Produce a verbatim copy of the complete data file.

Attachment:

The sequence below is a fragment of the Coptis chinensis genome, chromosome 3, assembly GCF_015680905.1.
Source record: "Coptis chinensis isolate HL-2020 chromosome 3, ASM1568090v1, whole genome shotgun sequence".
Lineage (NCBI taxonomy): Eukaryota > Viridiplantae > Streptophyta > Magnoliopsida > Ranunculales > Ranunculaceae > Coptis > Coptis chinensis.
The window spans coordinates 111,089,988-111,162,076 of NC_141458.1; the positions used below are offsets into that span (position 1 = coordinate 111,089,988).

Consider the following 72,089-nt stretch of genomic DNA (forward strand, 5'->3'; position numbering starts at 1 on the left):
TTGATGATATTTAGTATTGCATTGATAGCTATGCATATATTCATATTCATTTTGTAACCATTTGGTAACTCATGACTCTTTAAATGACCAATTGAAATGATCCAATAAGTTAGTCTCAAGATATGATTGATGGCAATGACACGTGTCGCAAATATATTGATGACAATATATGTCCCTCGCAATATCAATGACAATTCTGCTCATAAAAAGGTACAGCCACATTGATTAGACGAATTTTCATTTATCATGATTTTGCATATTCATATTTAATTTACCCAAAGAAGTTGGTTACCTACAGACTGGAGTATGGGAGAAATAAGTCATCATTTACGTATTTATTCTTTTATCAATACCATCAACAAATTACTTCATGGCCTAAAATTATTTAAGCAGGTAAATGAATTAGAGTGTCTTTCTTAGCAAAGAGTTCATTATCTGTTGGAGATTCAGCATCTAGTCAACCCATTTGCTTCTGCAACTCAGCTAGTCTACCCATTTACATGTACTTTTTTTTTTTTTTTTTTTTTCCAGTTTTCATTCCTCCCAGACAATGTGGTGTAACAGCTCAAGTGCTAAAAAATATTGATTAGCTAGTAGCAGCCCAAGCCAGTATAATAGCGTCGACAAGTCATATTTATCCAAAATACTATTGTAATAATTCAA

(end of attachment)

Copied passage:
The sequence below is a fragment of the Coptis chinensis genome, chromosome 3, assembly GCF_015680905.1.
Source record: "Coptis chinensis isolate HL-2020 chromosome 3, ASM1568090v1, whole genome shotgun sequence".
Lineage (NCBI taxonomy): Eukaryota > Viridiplantae > Streptophyta > Magnoliopsida > Ranunculales > Ranunculaceae > Coptis > Coptis chinensis.
The window spans coordinates 111,089,988-111,162,076 of NC_141458.1; the positions used below are offsets into that span (position 1 = coordinate 111,089,988).

Consider the following 72,089-nt stretch of genomic DNA (forward strand, 5'->3'; position numbering starts at 1 on the left):
TTGATGATATTTAGTATTGCATTGATAGCTATGCATATATTCATATTCATTTTGTAACCATTTGGTAACTCATGACTCTTTAAATGACCAATTGAAATGATCCAATAAGTTAGTCTCAAGATATGATTGATGGCAATGACACGTGTCGCAAATATATTGATGACAATATATGTCCCTCGCAATATCAATGACAATTCTGCTCATAAAAAGGTACAGCCACATTGATTAGACGAATTTTCATTTATCATGATTTTGCATATTCATATTTAATTTACCCAAAGAAGTTGGTTACCTACAGACTGGAGTATGGGAGAAATAAGTCATCATTTACGTATTTATTCTTTTATCAATACCATCAACAAATTACTTCATGGCCTAAAATTATTTAAGCAGGTAAATGAATTAGAGTGTCTTTCTTAGCAAAGAGTTCATTATCTGTTGGAGATTCAGCATCTAGTCAACCCATTTGCTTCTGCAACTCAGCTAGTCTACCCATTTACATGTACTTTTTTTTTTTTTTTTTTTTTCCAGTTTTCATTCCTCCCAGACAATGTGGTGTAACAGCTCAAGTGCTAAAAAATATTGATTAGCTAGTAGCAGCCCAAGCCAGTATAATAGCGTCGACAAGTCATATTTATCCAAAATACTATTGTAATAATTCAA